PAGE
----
Wednesday, August 29, 2012

Mo Bites


Blink:
Please, a quick show of hands.  How many of you sleep with or next to your mobile phones?  I rest my case.  We now live in a mobile first world!  Marketers it is time to message in mo bites – mobile bites.  

Read On:
According to Informa Telecoms & Media we experienced 3.89 trillion megabytes of mobile data traffic in 2011.  Does that sound like a huge number?  Well they predict that as smartphone penetration continues to grow, mobile data traffic will explode tenfold to 39.75 trillion megabytes by 2016.  

What will be the driving factors of mobile data consumption?  Mobile users will be watching more videos, listening to more music, playing more games, sending more SMS messages, browsing more web pages, accessing their social networks, etc.  Oh yes, the number one data guzzler will be applications. Carriers are focusing on optimizing their networks to insure they can handle the data overflow and develop their future revenue models  It is now time for marketers to understand mobile users will be on sensory overload thanks to the bombardment of communications (a.k.a. clutter) they receive daily.  Future mobile users will continually struggle to retain information.  Consequently marketers will have to sharpen their nanomarketing skills.  They will need to step up and tweak their messaging from sound bites to mo bites.  Mo bites will need to be concise, mobile optimized (screen friendly), delivered on a timely basis (as in situational) and incorporate the wow factor!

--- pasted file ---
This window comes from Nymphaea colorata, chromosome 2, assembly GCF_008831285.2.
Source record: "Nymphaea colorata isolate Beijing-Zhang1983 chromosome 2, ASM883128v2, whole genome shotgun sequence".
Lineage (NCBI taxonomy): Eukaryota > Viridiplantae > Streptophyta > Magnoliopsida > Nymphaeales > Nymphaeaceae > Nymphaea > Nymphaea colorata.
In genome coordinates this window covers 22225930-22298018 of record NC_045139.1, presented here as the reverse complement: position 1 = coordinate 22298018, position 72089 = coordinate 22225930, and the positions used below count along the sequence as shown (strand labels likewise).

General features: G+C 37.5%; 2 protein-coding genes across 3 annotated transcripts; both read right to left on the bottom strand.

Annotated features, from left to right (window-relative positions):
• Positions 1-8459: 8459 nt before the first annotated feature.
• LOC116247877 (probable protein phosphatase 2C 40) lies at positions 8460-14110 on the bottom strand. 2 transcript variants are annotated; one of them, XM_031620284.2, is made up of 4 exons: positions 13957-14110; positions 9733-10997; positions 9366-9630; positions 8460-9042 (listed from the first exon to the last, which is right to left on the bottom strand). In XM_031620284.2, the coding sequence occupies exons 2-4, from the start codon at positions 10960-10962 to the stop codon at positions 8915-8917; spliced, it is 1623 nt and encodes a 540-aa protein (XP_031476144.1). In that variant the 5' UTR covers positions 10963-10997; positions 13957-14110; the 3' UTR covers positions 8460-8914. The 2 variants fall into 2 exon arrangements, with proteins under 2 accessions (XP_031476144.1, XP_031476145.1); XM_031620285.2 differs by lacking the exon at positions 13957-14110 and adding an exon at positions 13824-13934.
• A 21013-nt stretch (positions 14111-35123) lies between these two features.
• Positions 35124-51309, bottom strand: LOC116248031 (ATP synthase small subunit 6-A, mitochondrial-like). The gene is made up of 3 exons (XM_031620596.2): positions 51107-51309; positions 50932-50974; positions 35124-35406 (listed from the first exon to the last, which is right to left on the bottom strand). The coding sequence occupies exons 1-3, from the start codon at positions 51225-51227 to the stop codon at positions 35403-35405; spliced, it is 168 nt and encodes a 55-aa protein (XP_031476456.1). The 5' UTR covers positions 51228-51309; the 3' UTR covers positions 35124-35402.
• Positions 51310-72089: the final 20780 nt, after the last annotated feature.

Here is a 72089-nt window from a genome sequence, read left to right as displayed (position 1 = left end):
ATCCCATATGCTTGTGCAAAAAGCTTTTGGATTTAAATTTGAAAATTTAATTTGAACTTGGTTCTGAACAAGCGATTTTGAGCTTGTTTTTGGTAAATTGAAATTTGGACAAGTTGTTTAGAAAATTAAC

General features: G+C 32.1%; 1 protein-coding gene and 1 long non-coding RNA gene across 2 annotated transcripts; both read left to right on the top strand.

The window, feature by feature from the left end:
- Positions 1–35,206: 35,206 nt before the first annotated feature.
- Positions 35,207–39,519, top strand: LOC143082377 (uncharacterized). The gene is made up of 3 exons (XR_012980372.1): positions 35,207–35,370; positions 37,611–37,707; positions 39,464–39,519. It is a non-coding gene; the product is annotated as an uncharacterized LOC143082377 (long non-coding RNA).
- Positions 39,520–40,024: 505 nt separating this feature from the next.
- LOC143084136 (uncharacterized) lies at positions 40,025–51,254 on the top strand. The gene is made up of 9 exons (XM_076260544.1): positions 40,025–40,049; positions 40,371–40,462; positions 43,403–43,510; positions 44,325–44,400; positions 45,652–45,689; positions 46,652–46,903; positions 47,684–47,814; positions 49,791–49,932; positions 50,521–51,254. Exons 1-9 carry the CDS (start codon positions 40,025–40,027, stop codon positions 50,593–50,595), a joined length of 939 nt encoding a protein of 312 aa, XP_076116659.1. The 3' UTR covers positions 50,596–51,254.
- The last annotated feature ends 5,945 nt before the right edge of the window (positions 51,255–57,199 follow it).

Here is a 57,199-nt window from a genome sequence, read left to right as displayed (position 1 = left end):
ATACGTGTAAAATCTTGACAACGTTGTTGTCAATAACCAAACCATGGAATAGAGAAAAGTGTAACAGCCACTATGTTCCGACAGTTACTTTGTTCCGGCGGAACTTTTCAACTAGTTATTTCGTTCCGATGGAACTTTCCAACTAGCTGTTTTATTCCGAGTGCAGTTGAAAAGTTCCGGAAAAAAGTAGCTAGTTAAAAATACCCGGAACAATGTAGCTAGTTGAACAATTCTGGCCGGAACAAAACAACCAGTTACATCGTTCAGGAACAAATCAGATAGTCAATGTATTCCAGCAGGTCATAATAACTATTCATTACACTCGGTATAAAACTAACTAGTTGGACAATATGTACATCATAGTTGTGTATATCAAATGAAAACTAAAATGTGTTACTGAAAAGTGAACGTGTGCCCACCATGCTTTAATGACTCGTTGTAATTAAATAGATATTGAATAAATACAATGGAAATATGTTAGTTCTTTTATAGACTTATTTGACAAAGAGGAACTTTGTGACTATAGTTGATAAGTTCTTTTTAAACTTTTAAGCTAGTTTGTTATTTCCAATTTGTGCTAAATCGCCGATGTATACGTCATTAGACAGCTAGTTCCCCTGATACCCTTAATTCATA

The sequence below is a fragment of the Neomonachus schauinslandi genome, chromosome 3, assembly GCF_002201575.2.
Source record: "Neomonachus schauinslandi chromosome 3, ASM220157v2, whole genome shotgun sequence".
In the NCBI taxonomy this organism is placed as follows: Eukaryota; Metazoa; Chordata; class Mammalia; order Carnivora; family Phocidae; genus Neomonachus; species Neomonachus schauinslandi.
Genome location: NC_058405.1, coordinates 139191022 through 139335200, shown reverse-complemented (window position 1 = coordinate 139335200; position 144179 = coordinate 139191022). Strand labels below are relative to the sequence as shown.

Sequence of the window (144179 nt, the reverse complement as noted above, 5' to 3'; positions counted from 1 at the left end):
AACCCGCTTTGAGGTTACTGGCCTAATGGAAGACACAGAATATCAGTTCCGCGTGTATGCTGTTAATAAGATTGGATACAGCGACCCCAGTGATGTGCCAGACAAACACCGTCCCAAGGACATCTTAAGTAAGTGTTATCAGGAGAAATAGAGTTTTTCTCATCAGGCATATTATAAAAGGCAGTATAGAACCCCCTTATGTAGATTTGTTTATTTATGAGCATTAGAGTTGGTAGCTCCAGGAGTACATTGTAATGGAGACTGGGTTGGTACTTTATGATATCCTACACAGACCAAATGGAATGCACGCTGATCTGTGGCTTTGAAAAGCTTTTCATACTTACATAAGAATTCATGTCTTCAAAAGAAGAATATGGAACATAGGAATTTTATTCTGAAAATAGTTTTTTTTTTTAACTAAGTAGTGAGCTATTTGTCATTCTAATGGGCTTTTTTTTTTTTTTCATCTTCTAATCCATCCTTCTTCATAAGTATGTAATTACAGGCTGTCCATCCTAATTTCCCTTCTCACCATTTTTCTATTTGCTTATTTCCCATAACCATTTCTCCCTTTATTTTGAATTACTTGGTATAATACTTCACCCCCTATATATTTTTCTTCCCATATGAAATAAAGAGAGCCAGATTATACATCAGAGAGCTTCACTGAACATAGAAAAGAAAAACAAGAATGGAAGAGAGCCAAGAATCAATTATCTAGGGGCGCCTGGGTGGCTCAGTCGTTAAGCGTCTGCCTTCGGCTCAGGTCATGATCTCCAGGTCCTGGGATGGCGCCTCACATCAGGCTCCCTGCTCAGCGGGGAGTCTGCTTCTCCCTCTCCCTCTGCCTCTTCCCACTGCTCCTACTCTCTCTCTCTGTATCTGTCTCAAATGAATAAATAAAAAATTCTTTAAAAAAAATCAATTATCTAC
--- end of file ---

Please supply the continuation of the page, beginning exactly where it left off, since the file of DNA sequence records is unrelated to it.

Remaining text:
R u ready?

Tuesday, August 21, 2012

The Curiosity Factor


Blink:
I have written numerous posts on the subject of status quo and how it is restraining innovation in corporations.  I have referenced Derrida’s theory of Deconstruction; Dr. Seuss’s The Waiting Place; and Darwin’ssurvival theory.  Today I am going to share additional wisdom from British inventor James Dyson – curiosity.    

Read On:
James Dyson’s claim to fame is the Dual Cyclone bagless vacuum cleaner.  Before moving into industrial engineering, James studied interior design.  Merging the two fields of study, in the late 1970’s, he conceived the concept of using cyclonic separation to create a superior vacuum cleaner.  It is documented that James developed 5,127 prototypes.  Because he was unsuccessful in his attempts to sell his idea to major manufacturers, he established his own company in 1992.  In addition to being a market leader in vacuum cleaners in over fifty countries, Dyson Ltd. also manufacturers hand dryers, fans and heaters.

Recently I read an interview with James Dyson.  When asked about what type of people he likes to surround himself with on his team he indicated the following: “I like people that are going to take risks and who are not afraid of failure.  Our education system teaches us that we’ve got to come up with the right answers.  Experience tells us what the right answers are.  However the world is constantly changing.  Consequently, we have to develop new solutions, our own way of dealing with each new situation we encounter.”  James went on to detail that curiosity is an important characteristic trait which he values in people.  “When I interview people, I always inquire about the interviewee’s private life.  Recently one individual indicated that he writes books about philosophy while he is commuting.  To me he demonstrated he was curious about the culture/society in which he lives.” 

I reflected about Mr. Dyson’s interview.  How true!  When you are at a conference or a networking event, do people really ask you that second or third question, or are they too busy delivering their elevator speech?  When you are in a team meeting, when was the last time you witnessed someone pop the question, “Why do we keep doing it this way?”  Regarding the subject of social media, how many of your peers truly recognize that it is here to stay as a new tool for business collaboration, thus demonstrate the curiosity to learn more and fully engage?